Since 1989 the UN Commission on Human Rights in Geneva has pursued the issue of human rights violations in Burma. After listening to the reports of its special rapporteur and the testimony of representatives from various countries and non-governmental organisations, beginning in 1991 and continuing through its 1996 sessions the Commission adopted strong resolutions. Initially the Commission acted under a rule of secrecy, but the failure of Burma’s military rulers to give full cooperation to its special rapporteurs and to make appreciable progress in correcting identified abuses led the Commission, in 1993, to make public its proceedings and reports.
SLORC’s rule in Burma has drawn the continuous attention of the UN General Assembly since 1992. Following discussions in its Third Committee, it unanimously adopted strong resolutions calling on Burma’s military regime to release Daw Aung San Suu Kyi, the Nobel laureate, and other political prisoners, to halt human rights violations, and to restore democracy.
Faced with growing hostility from the world community, and in need of foreign aid, investment and technical assistance, on 23 April 1992 SLORC began a series of steps it hoped would indicate that political change was in progress and that the military’s iron grip was relaxing. Change began at the top, with General Than Shwe, the minister of Defence and commander-in-chief of the armed forces, replacing General Saw Maung as leader of SLORC. At the same time, SLORC announced that political prisoners who no longer were a threat to the regime would begin to be released. It also announced that Daw Aung San Suu Kyi could receive visits from her immediate family, and that if she promised to end her involvement in national politics she was free to leave the country.
Earlier in the same year, Muslims of Indian origin living in Arakan, many of whom are citizens of Burma, harassed and under pressure from the Burma army, began fleeing the country and seeking refuge in Bangladesh. The outflow led to a border incident between the two states and the mobilisation of tens of thousands of troops on both sides of the border. But tensions began to relax following the change in SLORC leadership and on 28 April the two countries agreed to an orderly return of the refugees if they could prove their citizenship or right to be in Burma.
Also, about the same time, General Than Shwe announced a halt to the military campaigns against the Karen, although he did not declare a ceasefire or take steps to halt fighting against other minorities.
But the change that attracted most attention was SLORC’s announcement that it would shortly begin a protracted process of writing a new constitution as the first step towards transfer of political power. On 23 June 1992 it convened a preconvention assembly of forty-three selected individuals, including candidates elected in 1990 to the parliament which they were never allowed to form, and fifteen representatives of the military. Their assignment was to decide who should be invited to the next stage of constitution-making, the drafting of principles and agreeing on chapter headings (Silverstein 1992).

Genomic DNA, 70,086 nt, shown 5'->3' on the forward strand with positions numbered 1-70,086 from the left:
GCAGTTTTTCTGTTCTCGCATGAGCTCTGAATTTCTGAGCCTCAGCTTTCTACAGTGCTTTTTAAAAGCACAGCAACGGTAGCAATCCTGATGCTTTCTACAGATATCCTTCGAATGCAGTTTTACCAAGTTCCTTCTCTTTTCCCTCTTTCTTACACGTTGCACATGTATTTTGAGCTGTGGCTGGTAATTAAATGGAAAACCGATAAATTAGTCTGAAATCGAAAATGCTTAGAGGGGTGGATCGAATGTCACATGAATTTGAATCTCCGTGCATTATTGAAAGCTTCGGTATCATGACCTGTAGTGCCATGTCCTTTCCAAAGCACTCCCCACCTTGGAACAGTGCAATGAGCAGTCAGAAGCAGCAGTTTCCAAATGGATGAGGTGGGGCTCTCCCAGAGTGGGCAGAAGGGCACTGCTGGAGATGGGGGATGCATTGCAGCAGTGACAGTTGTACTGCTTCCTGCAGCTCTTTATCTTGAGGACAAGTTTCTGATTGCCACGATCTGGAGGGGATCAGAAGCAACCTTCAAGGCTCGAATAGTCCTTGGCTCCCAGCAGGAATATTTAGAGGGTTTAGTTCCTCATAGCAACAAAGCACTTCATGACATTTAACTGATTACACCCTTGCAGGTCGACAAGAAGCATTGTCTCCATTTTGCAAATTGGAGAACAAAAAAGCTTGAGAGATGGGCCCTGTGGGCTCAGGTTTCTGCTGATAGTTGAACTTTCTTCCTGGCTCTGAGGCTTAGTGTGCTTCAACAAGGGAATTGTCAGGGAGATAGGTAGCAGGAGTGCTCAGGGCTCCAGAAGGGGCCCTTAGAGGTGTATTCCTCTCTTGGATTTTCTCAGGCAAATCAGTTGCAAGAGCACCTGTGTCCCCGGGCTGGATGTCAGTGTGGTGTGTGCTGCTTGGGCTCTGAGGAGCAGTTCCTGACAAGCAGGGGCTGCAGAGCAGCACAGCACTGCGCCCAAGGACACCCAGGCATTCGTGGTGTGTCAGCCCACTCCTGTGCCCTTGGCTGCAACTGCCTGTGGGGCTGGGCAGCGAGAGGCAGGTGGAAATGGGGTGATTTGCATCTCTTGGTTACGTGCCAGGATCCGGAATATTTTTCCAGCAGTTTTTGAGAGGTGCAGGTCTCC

To prepare for this second stage, SLORC promulgated Order 13/92 which set forth the six principles which the military rulers wanted the delegates to adopt as the basis of the new constitution: the unity of the territory, the people and the state; a multi-party democratic system; the incorporation of the principles of justice, liberty and equality, and ‘the participation of the Tatmadaw [army] in the leading role of national politics of the State in future’.
With these and other instructions, the national convention of SLORC-selected delegates assembled in January 1993. From the start it did not go as planned. The military managers were forced to adjourn after two days when some of the delegates wanted to talk against the sixth principle and about other topics. The meeting reassembled but adjourned four times during the first six months of the year. By 1994, the national convention had adopted more than 100 principles. On the future rule of the military in government, it agreed that one-quarter of the representatives in parliament would come from the military. They would be named by and responsible to the Commander-in-Chief; he would also name the ministers of defence, interior and border affairs, as well as have absolute power in times of emergency (New Light of Myanmar, 9 April 1994). The president must have long military experience. The armed forces budget would not be reviewed by the parliament.
More than four years have passed since SLORC announced its intention to oversee the writing of a new constitution. The people have yet to have a say. Their elected representatives were screened by SLORC, and when any of them refused to go along with the military representatives and spoke out they were disqualified; some left of their own accord, fearing that their outspokenness might land them in jail. On the basis of progress made thus far, General Tin U’s prediction about the length of time that might pass before the SLORC gives way to some other ruling body may not be too far from the mark. And when the soldiers-in-power get the signatures of their hand-picked delegates on the document they are readying for them, and have the document ratified by the public, they will have the legal basis for a new constitutional dictatorship under which they can rule indefinitely.